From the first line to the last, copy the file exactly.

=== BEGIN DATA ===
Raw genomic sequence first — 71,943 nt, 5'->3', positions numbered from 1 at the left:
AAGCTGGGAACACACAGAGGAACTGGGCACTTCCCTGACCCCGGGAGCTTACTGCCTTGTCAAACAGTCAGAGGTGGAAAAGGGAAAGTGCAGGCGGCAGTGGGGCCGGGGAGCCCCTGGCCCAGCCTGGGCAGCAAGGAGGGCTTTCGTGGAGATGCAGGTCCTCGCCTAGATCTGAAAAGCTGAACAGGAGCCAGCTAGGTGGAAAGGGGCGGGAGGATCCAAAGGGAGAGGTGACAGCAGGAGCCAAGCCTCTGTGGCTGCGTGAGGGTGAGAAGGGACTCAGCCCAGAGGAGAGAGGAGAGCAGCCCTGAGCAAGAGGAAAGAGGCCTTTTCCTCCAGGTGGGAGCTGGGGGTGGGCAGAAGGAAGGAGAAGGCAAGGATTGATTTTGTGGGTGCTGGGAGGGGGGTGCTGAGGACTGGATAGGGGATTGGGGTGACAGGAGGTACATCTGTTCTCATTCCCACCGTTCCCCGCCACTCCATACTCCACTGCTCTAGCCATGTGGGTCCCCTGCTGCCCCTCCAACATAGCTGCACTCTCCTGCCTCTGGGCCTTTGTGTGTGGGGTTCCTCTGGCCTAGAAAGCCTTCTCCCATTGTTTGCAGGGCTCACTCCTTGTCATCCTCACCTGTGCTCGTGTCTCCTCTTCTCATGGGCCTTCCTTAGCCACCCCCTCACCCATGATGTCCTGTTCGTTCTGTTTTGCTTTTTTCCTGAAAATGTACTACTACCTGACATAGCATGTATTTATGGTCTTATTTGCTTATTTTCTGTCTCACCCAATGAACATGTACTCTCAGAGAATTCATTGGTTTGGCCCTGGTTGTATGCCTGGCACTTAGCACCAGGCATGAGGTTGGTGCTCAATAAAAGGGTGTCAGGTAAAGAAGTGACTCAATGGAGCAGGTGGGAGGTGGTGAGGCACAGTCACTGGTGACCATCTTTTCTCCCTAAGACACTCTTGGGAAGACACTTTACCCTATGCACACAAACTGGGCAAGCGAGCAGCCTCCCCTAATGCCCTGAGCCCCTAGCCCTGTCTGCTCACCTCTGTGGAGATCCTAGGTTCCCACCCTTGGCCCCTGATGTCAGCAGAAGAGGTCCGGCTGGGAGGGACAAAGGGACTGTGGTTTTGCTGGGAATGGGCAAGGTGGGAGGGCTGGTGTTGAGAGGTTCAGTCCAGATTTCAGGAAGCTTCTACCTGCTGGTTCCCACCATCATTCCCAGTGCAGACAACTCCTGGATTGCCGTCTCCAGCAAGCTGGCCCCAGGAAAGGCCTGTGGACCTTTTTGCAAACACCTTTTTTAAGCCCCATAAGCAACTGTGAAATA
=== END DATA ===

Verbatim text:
Raw genomic sequence first — 71,943 nt, 5'->3', positions numbered from 1 at the left:
AAGCTGGGAACACACAGAGGAACTGGGCACTTCCCTGACCCCGGGAGCTTACTGCCTTGTCAAACAGTCAGAGGTGGAAAAGGGAAAGTGCAGGCGGCAGTGGGGCCGGGGAGCCCCTGGCCCAGCCTGGGCAGCAAGGAGGGCTTTCGTGGAGATGCAGGTCCTCGCCTAGATCTGAAAAGCTGAACAGGAGCCAGCTAGGTGGAAAGGGGCGGGAGGATCCAAAGGGAGAGGTGACAGCAGGAGCCAAGCCTCTGTGGCTGCGTGAGGGTGAGAAGGGACTCAGCCCAGAGGAGAGAGGAGAGCAGCCCTGAGCAAGAGGAAAGAGGCCTTTTCCTCCAGGTGGGAGCTGGGGGTGGGCAGAAGGAAGGAGAAGGCAAGGATTGATTTTGTGGGTGCTGGGAGGGGGGTGCTGAGGACTGGATAGGGGATTGGGGTGACAGGAGGTACATCTGTTCTCATTCCCACCGTTCCCCGCCACTCCATACTCCACTGCTCTAGCCATGTGGGTCCCCTGCTGCCCCTCCAACATAGCTGCACTCTCCTGCCTCTGGGCCTTTGTGTGTGGGGTTCCTCTGGCCTAGAAAGCCTTCTCCCATTGTTTGCAGGGCTCACTCCTTGTCATCCTCACCTGTGCTCGTGTCTCCTCTTCTCATGGGCCTTCCTTAGCCACCCCCTCACCCATGATGTCCTGTTCGTTCTGTTTTGCTTTTTTCCTGAAAATGTACTACTACCTGACATAGCATGTATTTATGGTCTTATTTGCTTATTTTCTGTCTCACCCAATGAACATGTACTCTCAGAGAATTCATTGGTTTGGCCCTGGTTGTATGCCTGGCACTTAGCACCAGGCATGAGGTTGGTGCTCAATAAAAGGGTGTCAGGTAAAGAAGTGACTCAATGGAGCAGGTGGGAGGTGGTGAGGCACAGTCACTGGTGACCATCTTTTCTCCCTAAGACACTCTTGGGAAGACACTTTACCCTATGCACACAAACTGGGCAAGCGAGCAGCCTCCCCTAATGCCCTGAGCCCCTAGCCCTGTCTGCTCACCTCTGTGGAGATCCTAGGTTCCCACCCTTGGCCCCTGATGTCAGCAGAAGAGGTCCGGCTGGGAGGGACAAAGGGACTGTGGTTTTGCTGGGAATGGGCAAGGTGGGAGGGCTGGTGTTGAGAGGTTCAGTCCAGATTTCAGGAAGCTTCTACCTGCTGGTTCCCACCATCATTCCCAGTGCAGACAACTCCTGGATTGCCGTCTCCAGCAAGCTGGCCCCAGGAAAGGCCTGTGGACCTTTTTGCAAACACCTTTTTTAAGCCCCATAAGCAACTGTGAAATA